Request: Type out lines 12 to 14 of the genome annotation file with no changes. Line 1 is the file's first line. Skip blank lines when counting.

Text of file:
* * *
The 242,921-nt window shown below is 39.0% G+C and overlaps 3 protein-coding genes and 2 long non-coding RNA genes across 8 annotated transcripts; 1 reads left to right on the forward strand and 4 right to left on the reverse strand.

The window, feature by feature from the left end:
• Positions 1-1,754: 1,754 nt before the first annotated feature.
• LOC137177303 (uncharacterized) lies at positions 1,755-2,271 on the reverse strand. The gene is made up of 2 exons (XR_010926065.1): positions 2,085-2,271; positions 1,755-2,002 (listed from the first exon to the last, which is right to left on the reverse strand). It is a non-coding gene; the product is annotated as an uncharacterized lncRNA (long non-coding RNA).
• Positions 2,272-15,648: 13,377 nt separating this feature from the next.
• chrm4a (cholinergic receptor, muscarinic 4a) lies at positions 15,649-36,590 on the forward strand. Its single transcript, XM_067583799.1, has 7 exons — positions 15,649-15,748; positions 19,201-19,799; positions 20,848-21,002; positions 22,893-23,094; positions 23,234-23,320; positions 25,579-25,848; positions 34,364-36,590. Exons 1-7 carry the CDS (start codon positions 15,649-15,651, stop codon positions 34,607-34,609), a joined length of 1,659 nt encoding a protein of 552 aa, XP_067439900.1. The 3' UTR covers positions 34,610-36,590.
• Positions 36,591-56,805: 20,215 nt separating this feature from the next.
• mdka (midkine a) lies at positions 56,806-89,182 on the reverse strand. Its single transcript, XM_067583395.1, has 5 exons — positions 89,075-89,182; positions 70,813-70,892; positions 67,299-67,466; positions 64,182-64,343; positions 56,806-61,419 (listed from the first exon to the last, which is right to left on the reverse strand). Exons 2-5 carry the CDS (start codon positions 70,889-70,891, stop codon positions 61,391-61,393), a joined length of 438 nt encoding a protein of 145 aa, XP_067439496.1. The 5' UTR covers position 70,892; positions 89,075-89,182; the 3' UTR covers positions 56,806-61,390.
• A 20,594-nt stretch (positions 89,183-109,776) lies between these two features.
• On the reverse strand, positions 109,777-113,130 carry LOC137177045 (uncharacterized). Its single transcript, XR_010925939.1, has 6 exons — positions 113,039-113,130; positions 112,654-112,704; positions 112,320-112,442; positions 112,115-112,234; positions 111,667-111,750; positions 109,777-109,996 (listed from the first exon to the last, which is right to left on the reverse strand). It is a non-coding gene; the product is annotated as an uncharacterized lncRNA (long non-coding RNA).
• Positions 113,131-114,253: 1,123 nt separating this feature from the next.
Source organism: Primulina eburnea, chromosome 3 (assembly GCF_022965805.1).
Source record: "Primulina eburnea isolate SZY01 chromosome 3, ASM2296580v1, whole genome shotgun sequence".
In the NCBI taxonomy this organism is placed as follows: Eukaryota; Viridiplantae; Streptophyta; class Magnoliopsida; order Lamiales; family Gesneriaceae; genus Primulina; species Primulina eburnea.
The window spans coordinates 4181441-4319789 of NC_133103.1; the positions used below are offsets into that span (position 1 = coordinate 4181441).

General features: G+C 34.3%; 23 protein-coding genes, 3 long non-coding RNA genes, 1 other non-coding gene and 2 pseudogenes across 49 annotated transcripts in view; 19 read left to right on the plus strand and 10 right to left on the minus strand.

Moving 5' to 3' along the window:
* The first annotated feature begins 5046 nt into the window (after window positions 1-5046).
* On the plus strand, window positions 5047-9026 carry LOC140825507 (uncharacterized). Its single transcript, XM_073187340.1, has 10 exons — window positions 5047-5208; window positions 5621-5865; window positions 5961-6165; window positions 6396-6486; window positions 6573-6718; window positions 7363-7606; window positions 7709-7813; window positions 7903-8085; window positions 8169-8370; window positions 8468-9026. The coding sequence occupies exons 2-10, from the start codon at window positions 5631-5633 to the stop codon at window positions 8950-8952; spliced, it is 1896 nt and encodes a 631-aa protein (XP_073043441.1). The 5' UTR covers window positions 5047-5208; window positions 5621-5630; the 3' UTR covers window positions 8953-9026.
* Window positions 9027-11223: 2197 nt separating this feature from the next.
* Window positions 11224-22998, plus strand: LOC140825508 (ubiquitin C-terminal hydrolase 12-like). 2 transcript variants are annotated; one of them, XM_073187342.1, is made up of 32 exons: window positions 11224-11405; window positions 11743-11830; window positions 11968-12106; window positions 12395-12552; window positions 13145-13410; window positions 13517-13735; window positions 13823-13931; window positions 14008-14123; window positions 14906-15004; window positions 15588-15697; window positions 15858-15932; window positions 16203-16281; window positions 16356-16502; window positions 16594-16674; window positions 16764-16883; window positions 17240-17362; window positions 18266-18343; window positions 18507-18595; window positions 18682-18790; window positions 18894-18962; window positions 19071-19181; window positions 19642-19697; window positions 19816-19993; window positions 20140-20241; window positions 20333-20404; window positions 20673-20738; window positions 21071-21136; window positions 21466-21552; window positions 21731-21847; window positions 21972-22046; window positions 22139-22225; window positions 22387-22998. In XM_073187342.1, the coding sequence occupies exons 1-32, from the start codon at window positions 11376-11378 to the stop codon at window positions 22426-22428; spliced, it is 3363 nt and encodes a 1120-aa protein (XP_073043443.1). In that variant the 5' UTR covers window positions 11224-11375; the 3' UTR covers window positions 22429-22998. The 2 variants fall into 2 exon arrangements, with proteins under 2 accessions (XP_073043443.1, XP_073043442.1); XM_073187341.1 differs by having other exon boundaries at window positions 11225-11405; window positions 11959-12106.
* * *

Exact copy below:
Source organism: Primulina eburnea, chromosome 3 (assembly GCF_022965805.1).
Source record: "Primulina eburnea isolate SZY01 chromosome 3, ASM2296580v1, whole genome shotgun sequence".
In the NCBI taxonomy this organism is placed as follows: Eukaryota; Viridiplantae; Streptophyta; class Magnoliopsida; order Lamiales; family Gesneriaceae; genus Primulina; species Primulina eburnea.